According to the Islamic Tradition, in this lunar month of Zulhijja, the Muslim world performs the Hajj, the pilgrimage to Mecca. The Hajj is one of the five pillars of Islam. At the end of the Hajj, the devout ritually sacrifice an animal, usually a sheep or ram which is called “Kurban”. This religious offering, called in English oblation, commemorates the Prophet Ibrahim’s (Abraham) readiness to sacrifice his son identified in Islam as Ismail, at God’s request. Through their actions, Ibrahim and Ismail demonstrated an unflinching faith and unswerving obedience to God. The Muslims re-enact that sacrifice as a commemoration of Ibrahim’s example of belief and submission to God’s will. The Feast that follows marks the culmination of the pilgrimage.
“Kurban” literally means “approaching”, “approximation”. From a religious context, it implies coming closer to the Divine through faith and piety. Etymologically, the word “Kurban” is related to Korban, a Hebrew word, which also means “to approach”. The origin of this custom is in Judaism; later it was adopted by the Muslims. Kurban is referred in both the Old Testament and the New Testament. Yet, Christians and Jews do not sacrifice an animal. Even though it did not originate in Islam only the Muslims perpetuate this barbaric and wasteful custom. And why??
First, wisely, the Christians and the Jews realized that this archaic custom was handed down from the time immemorial, and there was no place in their lives for such a ruinous and primitive custom any more. This is an economical and practical aspect. There is also a religious aspect. In the Roman times, the Jews practised sacrificing in their Temple located at the Moriah Mountain. In A.D. 70, this Temple was destroyed by the Roman Emperor Vespasian and his son Titus. This interrupted this practice until the rebuilding of the Temple. As the Temple was never re-built this custom lost it zeal and abandoned.
As for the Christian Traditions, in the New Testament, Jesus Christ is regarded as the last “sacrifice”; therefore, no new sacrifice was needed. The Christians replaced this custom
by bread and wine symbolizing the body and the blood of Christ. Thus, only the Muslims
doggedly follow this practice which was even not generated in Islam. Furthermore, it is a pervert notion to believe that one gets closer to God by sacrificing an animal. As this custom predates Muhammed, it can not be an Islamic injunction/imperative (Farz), or incumbent / prescribed (Vacip), it is just a practice perpetuated by Muhammed, a precept (Sunnet).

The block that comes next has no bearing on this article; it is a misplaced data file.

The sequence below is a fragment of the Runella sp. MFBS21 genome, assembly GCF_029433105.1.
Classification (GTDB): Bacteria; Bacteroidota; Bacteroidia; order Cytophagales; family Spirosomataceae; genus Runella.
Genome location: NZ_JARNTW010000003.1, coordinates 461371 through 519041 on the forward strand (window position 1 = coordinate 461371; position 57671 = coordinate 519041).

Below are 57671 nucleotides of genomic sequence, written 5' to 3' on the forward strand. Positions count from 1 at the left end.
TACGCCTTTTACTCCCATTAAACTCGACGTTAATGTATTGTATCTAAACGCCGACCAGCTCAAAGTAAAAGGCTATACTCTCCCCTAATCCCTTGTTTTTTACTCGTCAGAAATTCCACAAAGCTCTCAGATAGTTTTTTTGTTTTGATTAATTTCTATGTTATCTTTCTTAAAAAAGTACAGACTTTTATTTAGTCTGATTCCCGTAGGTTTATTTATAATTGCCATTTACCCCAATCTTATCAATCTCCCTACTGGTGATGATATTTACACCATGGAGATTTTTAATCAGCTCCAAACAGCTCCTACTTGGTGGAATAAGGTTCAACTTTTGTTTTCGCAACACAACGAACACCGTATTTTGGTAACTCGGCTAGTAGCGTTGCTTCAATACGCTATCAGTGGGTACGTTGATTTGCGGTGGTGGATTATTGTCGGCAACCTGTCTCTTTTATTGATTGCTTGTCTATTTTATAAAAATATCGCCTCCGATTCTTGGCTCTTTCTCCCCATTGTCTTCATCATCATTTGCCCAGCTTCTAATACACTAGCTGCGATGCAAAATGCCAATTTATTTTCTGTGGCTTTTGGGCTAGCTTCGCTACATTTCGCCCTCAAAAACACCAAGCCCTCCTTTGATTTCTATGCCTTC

This year the Feast of Sacrifice will fall on October 26. For the Muslim community living in the Western world to celebrate the Feast of Sacrifice poses certain challenges. As this ritual must follow strict health codes, it becomes burdensome; also it is alien to western culture, which adds to the burden. In some communities, the Muslims congregations make arrangements with farms or slaughterhouses (abattoirs) for their ritual sacrifices to be performed out of sight and in compliance with the health regulations.
A few years back, in a mid-sized German city, a Muslim family was caught in a controversy. They caused an uproar when they were celebrating the Feast of Sacrifice in their own way. It seems the TV camera focused on a ghastly scene where an Islamic sacrificial ritual was in progress. The family was gathered in the balcony of their apartment, including the children. A sheep was being slaughtered in full view by a man wearing an apron and wielding a butcher knife. Blood splattered around. The scene was very graphic and hair-raising. The neighbours were outraged. Several complaints were filed. The Mayor of the city came on TV and condemned this “barbaric” practice. He accused the family of violating the law, being insensitive to their neighbours, and furthermore, for being inconsiderate of the customs and the norms of the country.
Some aspects of the religious feasts are readily accepted by the followers of other religious traditions as well; they are understood and viewed as festive celebrations in a community spirit with family and friends. They are also interpreted as solemn remembrance and a renewed commitment to God. All these are elements that are common to all faiths; however, when practising those parochial customs we should show respect and understanding to other peoples sensitivities.
20 October 2012, Pennington, NJ